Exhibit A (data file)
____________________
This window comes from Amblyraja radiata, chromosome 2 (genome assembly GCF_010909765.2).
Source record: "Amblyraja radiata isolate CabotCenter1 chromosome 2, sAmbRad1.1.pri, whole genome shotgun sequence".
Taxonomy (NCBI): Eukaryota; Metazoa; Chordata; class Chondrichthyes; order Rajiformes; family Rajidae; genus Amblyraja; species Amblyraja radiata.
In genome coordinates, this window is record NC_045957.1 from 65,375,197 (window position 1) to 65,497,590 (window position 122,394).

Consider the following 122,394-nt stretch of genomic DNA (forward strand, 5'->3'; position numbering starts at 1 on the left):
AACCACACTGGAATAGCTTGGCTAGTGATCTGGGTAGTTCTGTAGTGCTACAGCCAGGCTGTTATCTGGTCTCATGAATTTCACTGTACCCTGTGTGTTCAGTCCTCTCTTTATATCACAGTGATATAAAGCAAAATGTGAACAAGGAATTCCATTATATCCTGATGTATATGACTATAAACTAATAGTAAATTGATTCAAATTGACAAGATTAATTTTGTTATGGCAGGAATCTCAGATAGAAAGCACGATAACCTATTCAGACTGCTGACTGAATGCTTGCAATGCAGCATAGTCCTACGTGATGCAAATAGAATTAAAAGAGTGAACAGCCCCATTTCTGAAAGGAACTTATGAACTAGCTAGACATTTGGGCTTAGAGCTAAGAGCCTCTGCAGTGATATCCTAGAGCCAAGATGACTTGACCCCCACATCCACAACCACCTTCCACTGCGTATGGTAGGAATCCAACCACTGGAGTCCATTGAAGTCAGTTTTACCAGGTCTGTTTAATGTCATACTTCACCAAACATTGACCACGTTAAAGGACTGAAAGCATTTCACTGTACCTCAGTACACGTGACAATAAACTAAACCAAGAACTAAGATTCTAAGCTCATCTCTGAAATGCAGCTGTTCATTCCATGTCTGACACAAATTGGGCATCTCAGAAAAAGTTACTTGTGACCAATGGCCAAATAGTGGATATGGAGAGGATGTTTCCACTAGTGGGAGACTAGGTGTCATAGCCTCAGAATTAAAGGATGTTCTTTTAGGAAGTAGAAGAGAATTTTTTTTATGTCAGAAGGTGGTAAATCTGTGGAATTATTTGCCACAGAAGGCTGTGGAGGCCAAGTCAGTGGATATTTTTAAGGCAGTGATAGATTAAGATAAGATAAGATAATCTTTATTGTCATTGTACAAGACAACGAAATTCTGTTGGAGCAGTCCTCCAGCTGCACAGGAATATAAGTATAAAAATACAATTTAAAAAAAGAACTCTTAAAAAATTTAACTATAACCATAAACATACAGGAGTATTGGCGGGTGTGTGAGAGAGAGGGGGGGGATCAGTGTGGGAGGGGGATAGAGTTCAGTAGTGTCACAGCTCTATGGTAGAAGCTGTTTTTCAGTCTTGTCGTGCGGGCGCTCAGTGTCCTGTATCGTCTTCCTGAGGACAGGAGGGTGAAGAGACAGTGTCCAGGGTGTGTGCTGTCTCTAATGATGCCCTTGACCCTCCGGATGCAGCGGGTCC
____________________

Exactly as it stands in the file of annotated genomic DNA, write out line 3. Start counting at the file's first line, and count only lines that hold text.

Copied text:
Taxonomy (NCBI): Eukaryota; Metazoa; Chordata; class Chondrichthyes; order Rajiformes; family Rajidae; genus Amblyraja; species Amblyraja radiata.